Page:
First and foremost get out your turkey vest from last year and empty its contents. Don’t act innocent, you know you haven’t looked in it since you hung it on the peg last May. Do an inventory of everything to prepare for a shopping trip. Most mouth diaphragm calls are made of latex, a material that dries up over time so you’ll probably need some new ones. Rough up the slate call so it will make that seductive purr to draw in that dominant Tom. Chalk up the box call. Where’s the chalk? Yeah, if you are like me you misplace it every year and have to buy some more. Add that to the shopping list.
If you are like most hunters you have to try out something new each year. There are several new turkey loads on the market worthy of your attention. One that’s getting a lot of buzz this year is Winchester Long Beard XR. If you are going to try it out add some turkey profile targets to the shopping list to pattern test it. This is something all turkey hunters should take more seriously, patterning their shot. I’d suspect more turkeys would end up in the bag if hunters knew how their shotgun patterned a given load.
March weather is unpredictable but if you find time on an inviting day walk through the woods in the area you plan to hunt. Look for turkey signs such as scratching on the ground. Try to plan your walk early in the morning to listen for gobblers on the roost. Also toms start gobbling well before the season actually starts to it’s a good time to pattern the birds.
And if you have never turkey hunted before but are interested in getting started the WRC has both introductory and advanced classes coming up. The introductory seminar includes biology, hunting methods, calls and decoys, firearms and ammo selection, camouflage clothing, and turkey cleaning and cooking techniques. The advanced seminar is for experienced turkey hunters. They will focus on advanced biology, and more complex hunting tactics, calls and decoys. Advanced seminars also will include tips and strategies for dealing with stubborn, hard-to-hunt gobblers. Sessions are April 1 (Intro) and April 2 (Advanced) N.C. State University Cooperative Extension, Mountain Horticulture Crops Research and Extension Center, 455 Research Dr., Mills River. Contact for more information is 828-684-3562.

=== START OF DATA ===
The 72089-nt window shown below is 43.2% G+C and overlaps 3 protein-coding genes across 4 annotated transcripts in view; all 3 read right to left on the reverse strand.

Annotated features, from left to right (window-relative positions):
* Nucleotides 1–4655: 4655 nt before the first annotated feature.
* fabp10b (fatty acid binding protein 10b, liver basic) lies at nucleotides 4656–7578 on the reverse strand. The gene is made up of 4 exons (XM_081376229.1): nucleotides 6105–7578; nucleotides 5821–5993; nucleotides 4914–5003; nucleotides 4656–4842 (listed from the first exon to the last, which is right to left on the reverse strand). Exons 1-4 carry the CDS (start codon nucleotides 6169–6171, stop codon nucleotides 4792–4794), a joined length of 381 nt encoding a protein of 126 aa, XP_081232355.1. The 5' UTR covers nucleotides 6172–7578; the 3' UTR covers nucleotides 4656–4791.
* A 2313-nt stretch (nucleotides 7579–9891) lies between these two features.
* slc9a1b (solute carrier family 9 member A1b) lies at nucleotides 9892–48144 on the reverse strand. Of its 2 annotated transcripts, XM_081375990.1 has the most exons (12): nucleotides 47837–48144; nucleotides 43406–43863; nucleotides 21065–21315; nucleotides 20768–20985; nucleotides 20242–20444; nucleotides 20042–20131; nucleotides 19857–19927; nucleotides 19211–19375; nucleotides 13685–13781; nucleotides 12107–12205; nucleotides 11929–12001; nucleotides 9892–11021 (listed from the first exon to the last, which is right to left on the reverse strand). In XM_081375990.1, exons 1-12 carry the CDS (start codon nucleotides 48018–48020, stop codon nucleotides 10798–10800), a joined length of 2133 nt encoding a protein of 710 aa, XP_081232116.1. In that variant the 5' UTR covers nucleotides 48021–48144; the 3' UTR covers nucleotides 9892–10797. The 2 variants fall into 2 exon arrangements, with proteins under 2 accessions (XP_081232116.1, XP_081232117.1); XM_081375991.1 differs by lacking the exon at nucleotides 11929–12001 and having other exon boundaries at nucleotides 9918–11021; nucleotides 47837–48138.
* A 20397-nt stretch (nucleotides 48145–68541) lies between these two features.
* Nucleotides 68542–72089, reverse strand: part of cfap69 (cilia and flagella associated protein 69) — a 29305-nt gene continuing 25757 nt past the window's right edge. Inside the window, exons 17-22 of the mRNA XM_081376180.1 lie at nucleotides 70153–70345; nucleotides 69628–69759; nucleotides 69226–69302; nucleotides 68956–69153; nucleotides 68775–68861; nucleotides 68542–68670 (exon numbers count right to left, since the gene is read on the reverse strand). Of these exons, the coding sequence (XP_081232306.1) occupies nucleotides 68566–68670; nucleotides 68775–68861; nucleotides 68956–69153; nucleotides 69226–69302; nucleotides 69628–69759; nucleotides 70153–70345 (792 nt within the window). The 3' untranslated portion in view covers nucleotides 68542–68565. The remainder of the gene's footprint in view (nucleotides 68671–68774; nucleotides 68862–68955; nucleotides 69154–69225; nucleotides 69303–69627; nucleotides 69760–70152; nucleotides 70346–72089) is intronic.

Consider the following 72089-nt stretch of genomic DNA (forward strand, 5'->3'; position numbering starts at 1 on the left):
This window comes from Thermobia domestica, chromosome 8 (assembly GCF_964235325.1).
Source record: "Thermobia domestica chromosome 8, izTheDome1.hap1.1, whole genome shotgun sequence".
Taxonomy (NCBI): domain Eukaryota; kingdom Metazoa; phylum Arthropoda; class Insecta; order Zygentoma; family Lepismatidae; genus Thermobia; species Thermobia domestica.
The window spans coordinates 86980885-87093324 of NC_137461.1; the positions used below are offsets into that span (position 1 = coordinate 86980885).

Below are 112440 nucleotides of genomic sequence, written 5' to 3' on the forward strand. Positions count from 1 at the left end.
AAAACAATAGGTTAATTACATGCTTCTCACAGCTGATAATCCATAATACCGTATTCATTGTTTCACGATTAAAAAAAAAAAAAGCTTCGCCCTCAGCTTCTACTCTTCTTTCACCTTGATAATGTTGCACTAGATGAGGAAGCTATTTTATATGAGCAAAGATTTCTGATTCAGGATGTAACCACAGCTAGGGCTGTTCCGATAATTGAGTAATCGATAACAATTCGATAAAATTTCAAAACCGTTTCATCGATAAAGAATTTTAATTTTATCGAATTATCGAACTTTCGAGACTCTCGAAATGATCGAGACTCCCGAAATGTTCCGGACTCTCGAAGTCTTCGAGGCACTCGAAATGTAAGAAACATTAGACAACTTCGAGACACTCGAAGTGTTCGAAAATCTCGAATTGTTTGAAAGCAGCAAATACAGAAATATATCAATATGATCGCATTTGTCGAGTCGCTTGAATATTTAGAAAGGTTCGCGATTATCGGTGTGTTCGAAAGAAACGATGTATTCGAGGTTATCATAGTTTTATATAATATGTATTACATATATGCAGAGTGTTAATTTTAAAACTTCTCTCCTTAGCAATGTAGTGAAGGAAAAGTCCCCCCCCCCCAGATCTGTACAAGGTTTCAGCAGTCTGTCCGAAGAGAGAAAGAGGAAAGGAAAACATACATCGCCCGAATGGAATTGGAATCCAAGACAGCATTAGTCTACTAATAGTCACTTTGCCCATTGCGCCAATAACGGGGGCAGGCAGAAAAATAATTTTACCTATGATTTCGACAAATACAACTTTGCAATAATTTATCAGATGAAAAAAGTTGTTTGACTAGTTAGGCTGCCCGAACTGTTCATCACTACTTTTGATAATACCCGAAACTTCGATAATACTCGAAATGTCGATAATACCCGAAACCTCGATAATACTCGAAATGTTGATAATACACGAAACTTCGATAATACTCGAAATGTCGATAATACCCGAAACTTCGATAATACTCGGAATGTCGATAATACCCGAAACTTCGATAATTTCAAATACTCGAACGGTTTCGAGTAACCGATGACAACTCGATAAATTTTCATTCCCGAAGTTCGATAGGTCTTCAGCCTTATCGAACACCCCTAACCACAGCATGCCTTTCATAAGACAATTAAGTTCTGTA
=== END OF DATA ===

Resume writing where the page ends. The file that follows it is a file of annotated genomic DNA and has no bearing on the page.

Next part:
Just a reminder about the upcoming public input session for Cold Mountain Game Lands. The meeting is scheduled for March 9th, 6 p.m. at Haywood Community College. As mentioned before, this is a gem of high altitude wildlife habitat in our mountains and as the newest of our mountain Game Lands still has a lot of undeveloped potential for grouse, deer, and turkey habitat.